Prognostic Biomarkers in Diffuse Large B-cell Lymphoma
Posted by Darshana V. Nadkarni, Ph.D. in Biotech - Medical Device - Life Science - Healthcare on July 26, 2013
Jason Yonehiro, founder and CEO of CombImmune Inc., talked about diagnostic biomarkers in lymphoma and their application in clinical utility and drug discovery, at www.bio2devicegroup.org event.
Non-Hodgkin’s Lymphoma refers to any of a large group of cancers of lymphocytes (white blood cells) and is often marked by lymph nodes that are larger than normal, accompanied by fever and weight loss. They can be aggressive or fast growing and indolent or slow growing. NHL is steadily growing over past few years. While there were 115,000+ cases of NHL in 2002, worldwide, over 140,000 cases of NHL are anticipated in 2019. NHL is more common in women.
Currently R-CHOP, a combination therapy that adds the drug Rituximab, a monoclonal antibody to standard combination called CHOP, consisting of four chemotherapy drugs, is considered a standard regimen for Diffuse Large B-Cell Lymphoma, the commonest type of NHL. Bone marrow transplant is considered to be the second line of treatment. Rituxan can lead to serious, including fatal, adverse effects and not all patients respond to this mode of treatment. There is a significant unmet need for effective therapies for treatment of T-cell lymphomas, said Yonehiro. There are several drugs in the pipeline. Avastin failed in the trials, Revlimid is showing promise, but likely to be pushed further in treatment paradigm and Rituxan continues to remain gold standard in treatment. Rituxan is not cheap. A 28 day regimen with Revlimid, costs up to $10,000. Rituxan is expected to come off patent and price may come down but its efficacy remains the same.
Thus far, it has been observed that Diffused Large B Cell Lymphoma (DLBCL) patients do poorly with the current standard of care, the R-Chop therapy. But there do not exist any molecular diagnostic tests that predict patient outcome. About 75% of patients respond to the standard of care but about 30-40% of patients relapse and die within 5 years. The challenge is to identify high risk patients who might benefit from more aggressive chemotherapy. It is important to minimize overtreatment of all patients, offer more treatment options, individualize treatment plans, identify high risk patients, make better clinical assignment, and optimize treatment.
Studies indicate that distinct patterns of chromosomnal abnormalities characterize NHL and there is need to better understand how these differences impact the response to certain therapies, said Yonehiro. The field of personalized medicine is growing. About $9.7B went into this area but this is expected to double by 2017. The tool currently used is International Prognostic Index or IPI. It is a clinical tool developed to aid in predicting the prognosis of patients with aggressive non-Hodgkin’s lymphoma. In addition to the Ann Arbor Stage, IPI added certain other factors deemed significant, including age, elevated serum LDH, performance status, and number of extranodal sites of diseases. However, this tool does a poor job, said Yonehiro.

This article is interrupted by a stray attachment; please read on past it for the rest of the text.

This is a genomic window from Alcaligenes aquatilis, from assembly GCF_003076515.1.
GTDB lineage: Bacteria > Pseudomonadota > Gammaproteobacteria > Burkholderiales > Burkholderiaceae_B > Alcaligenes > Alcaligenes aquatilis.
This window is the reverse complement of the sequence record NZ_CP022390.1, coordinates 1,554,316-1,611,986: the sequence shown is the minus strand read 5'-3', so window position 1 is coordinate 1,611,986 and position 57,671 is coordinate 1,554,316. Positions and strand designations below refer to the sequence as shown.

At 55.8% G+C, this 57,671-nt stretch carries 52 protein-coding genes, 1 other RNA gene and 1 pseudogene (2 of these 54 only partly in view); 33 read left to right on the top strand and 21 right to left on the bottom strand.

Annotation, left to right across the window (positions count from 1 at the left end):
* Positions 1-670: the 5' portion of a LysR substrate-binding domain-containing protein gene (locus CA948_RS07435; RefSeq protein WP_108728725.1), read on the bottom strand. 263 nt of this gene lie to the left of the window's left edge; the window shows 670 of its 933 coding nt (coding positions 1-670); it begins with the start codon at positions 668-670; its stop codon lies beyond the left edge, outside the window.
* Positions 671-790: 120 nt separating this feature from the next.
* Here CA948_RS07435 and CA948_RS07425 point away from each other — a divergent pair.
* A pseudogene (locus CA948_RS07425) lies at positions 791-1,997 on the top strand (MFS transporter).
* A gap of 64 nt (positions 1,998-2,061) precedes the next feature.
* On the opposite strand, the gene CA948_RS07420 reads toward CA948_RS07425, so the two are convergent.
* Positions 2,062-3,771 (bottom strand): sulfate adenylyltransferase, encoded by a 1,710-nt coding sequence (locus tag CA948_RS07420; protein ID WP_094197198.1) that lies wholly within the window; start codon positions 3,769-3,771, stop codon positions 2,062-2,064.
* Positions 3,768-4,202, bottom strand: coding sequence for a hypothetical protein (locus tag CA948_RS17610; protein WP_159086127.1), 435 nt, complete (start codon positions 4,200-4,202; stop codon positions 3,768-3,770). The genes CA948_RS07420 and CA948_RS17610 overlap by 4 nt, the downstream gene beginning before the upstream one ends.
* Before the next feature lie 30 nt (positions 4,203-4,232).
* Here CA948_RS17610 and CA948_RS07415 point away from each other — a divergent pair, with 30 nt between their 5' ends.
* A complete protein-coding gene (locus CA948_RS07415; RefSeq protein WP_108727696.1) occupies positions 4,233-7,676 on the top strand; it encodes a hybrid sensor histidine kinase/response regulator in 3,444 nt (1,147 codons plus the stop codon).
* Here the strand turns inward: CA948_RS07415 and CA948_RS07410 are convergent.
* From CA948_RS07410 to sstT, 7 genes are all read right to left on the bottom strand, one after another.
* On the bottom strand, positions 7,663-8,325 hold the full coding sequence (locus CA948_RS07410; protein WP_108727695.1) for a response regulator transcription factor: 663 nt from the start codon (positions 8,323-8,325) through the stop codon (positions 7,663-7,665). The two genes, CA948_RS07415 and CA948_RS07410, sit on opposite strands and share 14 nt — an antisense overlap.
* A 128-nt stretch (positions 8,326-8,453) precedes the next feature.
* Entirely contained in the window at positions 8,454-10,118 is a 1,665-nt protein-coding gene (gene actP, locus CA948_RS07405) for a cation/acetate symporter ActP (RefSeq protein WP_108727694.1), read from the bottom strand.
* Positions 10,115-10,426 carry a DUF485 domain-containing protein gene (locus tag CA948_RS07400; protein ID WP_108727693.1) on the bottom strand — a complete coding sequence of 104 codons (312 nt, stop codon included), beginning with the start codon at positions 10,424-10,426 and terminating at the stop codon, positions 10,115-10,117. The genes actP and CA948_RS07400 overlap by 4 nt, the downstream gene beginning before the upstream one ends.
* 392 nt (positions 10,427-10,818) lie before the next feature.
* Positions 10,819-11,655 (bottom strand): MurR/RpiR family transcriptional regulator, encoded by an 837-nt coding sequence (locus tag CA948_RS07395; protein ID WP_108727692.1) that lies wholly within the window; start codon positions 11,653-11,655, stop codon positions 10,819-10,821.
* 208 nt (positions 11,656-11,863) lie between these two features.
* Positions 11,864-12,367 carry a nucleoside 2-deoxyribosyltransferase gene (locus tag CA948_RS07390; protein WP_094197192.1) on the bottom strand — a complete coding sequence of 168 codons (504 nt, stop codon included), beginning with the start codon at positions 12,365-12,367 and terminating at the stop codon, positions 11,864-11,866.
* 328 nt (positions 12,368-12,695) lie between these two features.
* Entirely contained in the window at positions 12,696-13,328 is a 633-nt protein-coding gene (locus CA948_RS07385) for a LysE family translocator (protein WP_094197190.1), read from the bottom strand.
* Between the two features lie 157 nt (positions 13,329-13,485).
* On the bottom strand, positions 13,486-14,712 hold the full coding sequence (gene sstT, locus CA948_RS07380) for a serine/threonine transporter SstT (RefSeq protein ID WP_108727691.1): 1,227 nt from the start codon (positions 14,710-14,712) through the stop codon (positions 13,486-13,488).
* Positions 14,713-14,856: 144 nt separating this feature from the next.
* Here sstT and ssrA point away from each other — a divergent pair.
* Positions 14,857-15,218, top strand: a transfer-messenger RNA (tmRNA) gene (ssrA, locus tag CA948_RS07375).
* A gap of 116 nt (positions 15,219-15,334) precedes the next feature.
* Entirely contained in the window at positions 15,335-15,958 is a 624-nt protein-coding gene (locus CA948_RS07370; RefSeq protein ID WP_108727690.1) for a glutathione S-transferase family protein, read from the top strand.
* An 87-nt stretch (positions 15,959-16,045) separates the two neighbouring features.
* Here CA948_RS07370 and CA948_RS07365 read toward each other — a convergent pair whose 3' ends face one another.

CombImmune’s mission is to utilize prognostic and predictive biomarkers that enhance understanding of immune dysfunction to tumor infiltration and combine that with therapeutics that restore immune function and destruction of the tumor. CombImmune prognostic test is based on Two Gene Score (TGS) to identify high risk patients. TGS + IPI give a significantly more accurate patient profile, said Yonehiro. Originally, they developed a 300 gene assay and now it is distilled down to 2 genes. TGS has been vetted through study of 692 patients and there is an ongoing 215 patients prospective study. TGS is based on PCR (Polymerase Chain Reaction) standardized molecular diagnostic genetic technique.
Genomic information is critical to improving management of hematologic cancers, said Yonehiro. Two Gene Test, based on LMO2 and CD 137 expressions are robust independent prognostic determinants in DLBCL. All studies thus far clearly indicate that TGS and IPI capture more high risk patients than IPI alone. The clinical utility and value would be in its ability to pick out patients in need of more aggressive therapy, while others are put on “wait and watch” list. The talk was followed by Q&A.